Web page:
Strategic thinking in business matters less than most people think.
Within an organisation, culture eats it for breakfast. Tears it to shreds. Leaves it in the dust.
A strategy is important for defining objectives, setting direction, and focusing effort. And in close competition, it can give you an edge. But a lot of people and business cultures are too focused on strategy in the day-to-day. It leads to overthinking and over-complicating things, which it stops them from acting, ultimately making them less effective.
Strategy sounds exciting, sophisticated, sexy, even. Some people consider it to hold almost mystical power, such is their reverence for it. But there are other, more fundamental things people and businesses should focus their energy on, like values, quality, consistency, efficiency, and getting things done. Executing trumps theorizing on paper. The map is not the territory.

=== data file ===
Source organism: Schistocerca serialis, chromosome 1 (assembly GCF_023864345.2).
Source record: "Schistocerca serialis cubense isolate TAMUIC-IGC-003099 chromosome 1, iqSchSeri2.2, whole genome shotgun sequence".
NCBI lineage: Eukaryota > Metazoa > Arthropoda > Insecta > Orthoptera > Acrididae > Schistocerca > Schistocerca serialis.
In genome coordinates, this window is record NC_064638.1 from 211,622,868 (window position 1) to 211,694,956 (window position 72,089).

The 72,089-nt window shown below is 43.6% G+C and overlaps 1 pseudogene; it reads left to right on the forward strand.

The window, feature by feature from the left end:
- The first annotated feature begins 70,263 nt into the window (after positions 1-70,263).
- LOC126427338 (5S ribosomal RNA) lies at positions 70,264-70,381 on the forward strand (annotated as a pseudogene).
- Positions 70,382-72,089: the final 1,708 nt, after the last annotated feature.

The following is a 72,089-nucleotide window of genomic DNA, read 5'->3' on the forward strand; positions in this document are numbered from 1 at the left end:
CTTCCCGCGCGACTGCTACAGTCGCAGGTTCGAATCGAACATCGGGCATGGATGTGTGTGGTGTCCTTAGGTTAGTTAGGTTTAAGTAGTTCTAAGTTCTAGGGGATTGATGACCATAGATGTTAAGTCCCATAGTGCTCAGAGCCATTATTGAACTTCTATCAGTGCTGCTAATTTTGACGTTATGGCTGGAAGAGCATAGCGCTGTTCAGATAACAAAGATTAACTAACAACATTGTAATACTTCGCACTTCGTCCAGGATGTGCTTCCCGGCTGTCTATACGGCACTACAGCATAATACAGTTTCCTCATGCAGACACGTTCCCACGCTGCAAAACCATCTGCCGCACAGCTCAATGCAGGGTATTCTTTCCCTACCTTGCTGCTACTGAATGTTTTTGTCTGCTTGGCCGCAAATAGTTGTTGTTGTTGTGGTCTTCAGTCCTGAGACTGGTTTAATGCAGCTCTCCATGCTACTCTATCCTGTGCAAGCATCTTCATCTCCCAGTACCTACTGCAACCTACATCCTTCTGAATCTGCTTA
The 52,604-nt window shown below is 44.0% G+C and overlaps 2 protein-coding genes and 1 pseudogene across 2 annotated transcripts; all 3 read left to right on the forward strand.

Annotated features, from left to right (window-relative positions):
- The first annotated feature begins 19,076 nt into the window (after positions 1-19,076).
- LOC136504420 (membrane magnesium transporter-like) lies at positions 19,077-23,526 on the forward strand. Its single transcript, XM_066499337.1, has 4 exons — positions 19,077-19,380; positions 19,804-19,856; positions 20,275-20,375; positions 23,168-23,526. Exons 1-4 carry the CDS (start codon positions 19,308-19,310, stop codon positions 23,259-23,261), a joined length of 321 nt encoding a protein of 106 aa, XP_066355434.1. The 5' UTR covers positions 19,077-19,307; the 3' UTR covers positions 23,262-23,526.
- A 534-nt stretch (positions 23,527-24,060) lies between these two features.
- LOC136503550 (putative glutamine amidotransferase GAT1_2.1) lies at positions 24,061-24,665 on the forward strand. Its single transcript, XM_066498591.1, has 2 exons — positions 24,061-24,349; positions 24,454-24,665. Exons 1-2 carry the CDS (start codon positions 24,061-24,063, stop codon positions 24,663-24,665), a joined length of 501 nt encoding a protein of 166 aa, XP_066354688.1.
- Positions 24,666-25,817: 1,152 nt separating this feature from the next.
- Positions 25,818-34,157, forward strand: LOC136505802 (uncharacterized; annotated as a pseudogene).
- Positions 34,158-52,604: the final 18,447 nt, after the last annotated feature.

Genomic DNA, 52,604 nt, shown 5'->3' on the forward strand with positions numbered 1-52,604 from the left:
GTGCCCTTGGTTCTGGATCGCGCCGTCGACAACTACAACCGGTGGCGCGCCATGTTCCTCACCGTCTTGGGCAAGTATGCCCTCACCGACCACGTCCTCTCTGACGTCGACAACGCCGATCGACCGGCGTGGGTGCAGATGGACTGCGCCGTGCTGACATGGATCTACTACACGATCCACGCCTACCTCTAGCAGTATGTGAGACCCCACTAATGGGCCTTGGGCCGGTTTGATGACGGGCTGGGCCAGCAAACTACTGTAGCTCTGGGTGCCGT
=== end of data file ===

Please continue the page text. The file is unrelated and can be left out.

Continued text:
Use strategic thinking to plan objectives and how to achieve them, but don’t be dogmatic when it comes to day-to-day execution. Otherwise, you may become hamstrung by your strategy, not driven by it. Mike Tyson famously said:
“Everybody has a plan until they get punched in the face.”
A strategy is just a tool to achieve a goal; be prepared to deviate from it when it makes sense to do so. If the stakes are high, sure, use your strategy to guide you to the goal. But when they’re not, let action be your driving force. Don’t let the tail wag the dog.
Make sure your strategic thinking is grounded in reality, not idealism. A strategy that can’t be implemented in the real world isn’t worth the paper it is written on. And a plan without action is nothing.